What’s Needed to Make Nudges Work in Health Care – February 25, 2021 – Sometimes, relatively small changes to the design of the clinical environment or how information is framed are all that’s needed to make big improvements to patient outcomes and transform care delivery. There’s an emerging field of study on these changes—which are known as nudges—that already has produced a host of best practice recommendations. An article published in the AMA Journal of Ethics® (@JournalofEthics) describes how to design and implement nudges using a systematic approach. The article—written by Joseph D. Harrison, a clinical psychology doctoral student at Philadelphia College of Osteopathic Medicine, and Mitesh Patel, MD, director of the Penn Medicine Nudge Unit, one of the world’s first behavioral design teams embedded within a health system—also lays out how to do it safely and effectively. <Read More>

    The Impact of COVID-19 on Pharmacy Management and Compliance – February 25, 2021 – Pharmacy leaders have leveraged their experience, their role in interdisciplinary teams, and technology to quickly reinvent approaches to manage long-standing issues exacerbated by the pandemic. The coronavirus disease 2019 (COVID-19) pandemic not only introduced rapid-fire changes to care delivery, but it also exposed the health care system’s weak links. We learned just how fragile the current health care infrastructure is as frontline pharmacy staff and leaders were forced to navigate new medication and supply shortages as well as rapidly adapt to this once-in-a-century global public health emergency. <Read More>

    Kentucky Compounding Pharmacy Forfeits $1.8M for Illegal Drug Distribution Scheme – February 25, 2021 – Nicholasville, Ky.-based compounding pharmacy Tailor Made Compounding on Feb. 24 forfeited nearly $1.8 million and was sentenced to three years of probation for illegal distribution of prescription drugs, according to the U.S. Department of Justice. The compounding pharmacy’s owner, Jeremy Delk, was sentenced to three years of probation, including four months of home incarceration, and 100 hours of community service. He also was ordered to pay a $20,000 fine and is prohibited from participating in a business involving the distribution of prescription drugs. <Read More>

    Pfizer and BioNTech Initiate a Study as Part of Broad Development Plan to Evaluate COVID-19 Booster and New Vaccine Variants – February 25, 2021 – Pfizer Inc. and BioNTech SE announced they have begun an evaluation of the safety and immunogenicity of a third dose of the Pfizer-BioNTech COVID-19 vaccine (BNT162b2) to understand the effect of a booster on immunity against COVID-19 caused by the circulating and potential newly emerging SARS-CoV-2 variants. The study will draw upon participants from the Phase 1 study in the United States who will be offered the opportunity to receive a 30 µg booster of the current vaccine 6 to 12 months after receiving their initial two-dose regimen. The study is part of the Companies’ clinical development strategy to determine the effectiveness of a third dose against evolving variants. <Read More>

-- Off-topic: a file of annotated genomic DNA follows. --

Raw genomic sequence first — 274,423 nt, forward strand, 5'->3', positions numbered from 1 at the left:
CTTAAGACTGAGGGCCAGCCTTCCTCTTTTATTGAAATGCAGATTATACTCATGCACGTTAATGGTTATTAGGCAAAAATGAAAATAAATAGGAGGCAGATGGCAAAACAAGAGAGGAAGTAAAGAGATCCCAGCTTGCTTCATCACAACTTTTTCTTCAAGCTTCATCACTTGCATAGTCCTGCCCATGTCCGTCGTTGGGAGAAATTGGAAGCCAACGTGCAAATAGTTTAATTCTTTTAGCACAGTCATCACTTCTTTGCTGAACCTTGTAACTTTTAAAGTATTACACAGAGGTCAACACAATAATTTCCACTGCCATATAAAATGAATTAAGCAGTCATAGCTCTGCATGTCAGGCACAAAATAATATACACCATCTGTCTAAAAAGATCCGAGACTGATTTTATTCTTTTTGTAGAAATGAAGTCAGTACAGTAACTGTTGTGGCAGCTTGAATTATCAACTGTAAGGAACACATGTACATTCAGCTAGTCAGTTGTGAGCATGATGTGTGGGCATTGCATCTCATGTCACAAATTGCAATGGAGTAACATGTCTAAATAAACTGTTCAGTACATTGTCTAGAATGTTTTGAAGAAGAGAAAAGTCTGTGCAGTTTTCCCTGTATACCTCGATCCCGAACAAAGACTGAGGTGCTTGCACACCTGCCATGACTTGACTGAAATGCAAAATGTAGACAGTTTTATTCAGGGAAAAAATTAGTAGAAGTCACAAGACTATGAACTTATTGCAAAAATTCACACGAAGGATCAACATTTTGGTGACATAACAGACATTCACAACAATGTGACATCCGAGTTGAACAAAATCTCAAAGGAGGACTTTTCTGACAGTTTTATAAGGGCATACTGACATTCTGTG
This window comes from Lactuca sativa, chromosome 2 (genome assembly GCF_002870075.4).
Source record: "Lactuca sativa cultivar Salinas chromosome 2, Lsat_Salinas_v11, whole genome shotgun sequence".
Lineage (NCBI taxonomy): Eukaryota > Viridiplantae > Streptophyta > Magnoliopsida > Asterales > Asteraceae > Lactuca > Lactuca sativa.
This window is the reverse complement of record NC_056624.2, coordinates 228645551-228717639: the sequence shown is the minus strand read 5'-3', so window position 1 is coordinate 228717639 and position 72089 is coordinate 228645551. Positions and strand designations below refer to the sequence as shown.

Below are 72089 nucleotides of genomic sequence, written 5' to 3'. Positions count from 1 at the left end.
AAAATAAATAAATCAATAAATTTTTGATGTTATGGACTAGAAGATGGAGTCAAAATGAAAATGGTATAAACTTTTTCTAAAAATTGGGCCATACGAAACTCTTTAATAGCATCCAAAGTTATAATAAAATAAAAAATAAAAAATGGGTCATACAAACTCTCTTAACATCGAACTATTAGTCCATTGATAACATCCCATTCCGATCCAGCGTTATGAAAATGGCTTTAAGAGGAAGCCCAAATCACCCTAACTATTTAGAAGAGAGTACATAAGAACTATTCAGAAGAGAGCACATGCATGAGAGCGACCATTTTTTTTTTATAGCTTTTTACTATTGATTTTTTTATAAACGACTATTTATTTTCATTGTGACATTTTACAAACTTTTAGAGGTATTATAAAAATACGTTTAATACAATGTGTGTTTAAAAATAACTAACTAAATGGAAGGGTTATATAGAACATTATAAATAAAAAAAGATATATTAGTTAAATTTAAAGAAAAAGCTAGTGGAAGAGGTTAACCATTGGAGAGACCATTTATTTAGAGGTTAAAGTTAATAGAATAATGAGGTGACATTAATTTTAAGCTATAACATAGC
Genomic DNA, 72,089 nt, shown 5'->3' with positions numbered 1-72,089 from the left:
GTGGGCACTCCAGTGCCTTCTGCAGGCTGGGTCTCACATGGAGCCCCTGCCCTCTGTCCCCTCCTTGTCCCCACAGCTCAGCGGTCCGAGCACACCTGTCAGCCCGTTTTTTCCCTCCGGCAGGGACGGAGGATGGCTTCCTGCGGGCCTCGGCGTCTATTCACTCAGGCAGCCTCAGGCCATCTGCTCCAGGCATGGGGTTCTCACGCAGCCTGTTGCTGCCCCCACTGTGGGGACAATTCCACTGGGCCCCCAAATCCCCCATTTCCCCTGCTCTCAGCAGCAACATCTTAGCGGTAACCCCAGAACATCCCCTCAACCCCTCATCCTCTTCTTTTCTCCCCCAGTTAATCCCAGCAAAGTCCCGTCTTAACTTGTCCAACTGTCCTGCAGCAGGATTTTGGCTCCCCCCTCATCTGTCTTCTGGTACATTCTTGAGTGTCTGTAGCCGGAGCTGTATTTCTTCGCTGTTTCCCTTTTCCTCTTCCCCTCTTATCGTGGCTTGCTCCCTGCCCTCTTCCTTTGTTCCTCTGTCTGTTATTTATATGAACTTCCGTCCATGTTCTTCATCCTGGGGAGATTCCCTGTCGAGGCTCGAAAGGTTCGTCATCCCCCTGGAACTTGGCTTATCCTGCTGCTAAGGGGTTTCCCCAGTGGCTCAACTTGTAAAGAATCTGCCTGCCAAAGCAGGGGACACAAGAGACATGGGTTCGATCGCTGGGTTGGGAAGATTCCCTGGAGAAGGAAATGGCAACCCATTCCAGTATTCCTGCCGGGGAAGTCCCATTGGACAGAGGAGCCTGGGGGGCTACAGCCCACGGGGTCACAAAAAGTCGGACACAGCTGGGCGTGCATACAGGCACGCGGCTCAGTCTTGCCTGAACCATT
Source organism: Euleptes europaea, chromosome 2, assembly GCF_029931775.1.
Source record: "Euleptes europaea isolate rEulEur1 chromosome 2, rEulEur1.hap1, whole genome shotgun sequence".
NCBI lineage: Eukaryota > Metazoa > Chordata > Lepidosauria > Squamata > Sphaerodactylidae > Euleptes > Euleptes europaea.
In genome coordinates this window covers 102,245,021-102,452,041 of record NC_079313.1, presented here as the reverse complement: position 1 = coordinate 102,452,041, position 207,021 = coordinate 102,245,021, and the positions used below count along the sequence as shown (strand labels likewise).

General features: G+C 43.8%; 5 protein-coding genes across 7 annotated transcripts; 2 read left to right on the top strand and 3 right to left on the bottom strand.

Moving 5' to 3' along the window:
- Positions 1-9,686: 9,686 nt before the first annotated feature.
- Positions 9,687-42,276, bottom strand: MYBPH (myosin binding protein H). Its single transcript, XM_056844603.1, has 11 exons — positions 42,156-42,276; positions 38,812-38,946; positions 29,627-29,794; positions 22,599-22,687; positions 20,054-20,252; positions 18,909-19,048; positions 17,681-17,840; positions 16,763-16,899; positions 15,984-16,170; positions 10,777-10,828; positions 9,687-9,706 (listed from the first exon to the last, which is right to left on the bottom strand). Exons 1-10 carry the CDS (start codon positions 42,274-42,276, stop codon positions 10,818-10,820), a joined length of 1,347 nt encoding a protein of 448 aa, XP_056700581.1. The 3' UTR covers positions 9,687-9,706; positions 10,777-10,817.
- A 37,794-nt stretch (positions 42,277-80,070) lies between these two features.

Sylvant® (siltuximab) Recommended by the National Comprehensive Cancer Network® (NCCN®) as the Preferred Treatment Option for Patients with Idiopathic Multicentric Castleman Disease (iMCD) Regardless of Histopathologic Subtype – February 25, 2021 – EUSA Pharma (UK) Limited, a global biopharmaceutical company focused on oncology and rare diseases, announced that the National Comprehensive Cancer Network® (NCCN®) has updated their Clinical Practice Guidelines in Oncology (NCCN Guidelines®) for B-Cell Lymphomas to include siltuximab (Sylvant®) as the preferred primary treatment for patients with human immunodeficiency virus–negative [HIV(-)] and human herpesvirus 8–negative [HHV-8(-)] multicentric Castleman disease (MCD), also known as idiopathic multicentric Castleman disease (iMCD), regardless of histopathologic subtype. Siltuximab is currently approved in more than 40 countries worldwide for the treatment of all histopathologic subtypes of iMCD, a rare, life-threatening and debilitating orphan condition of the lymph nodes and related tissues. The update is based on a 2020 publication which demonstrated that there is insufficient evidence to guide treatment based solely on lymph node histopathologic subtype. <Read More>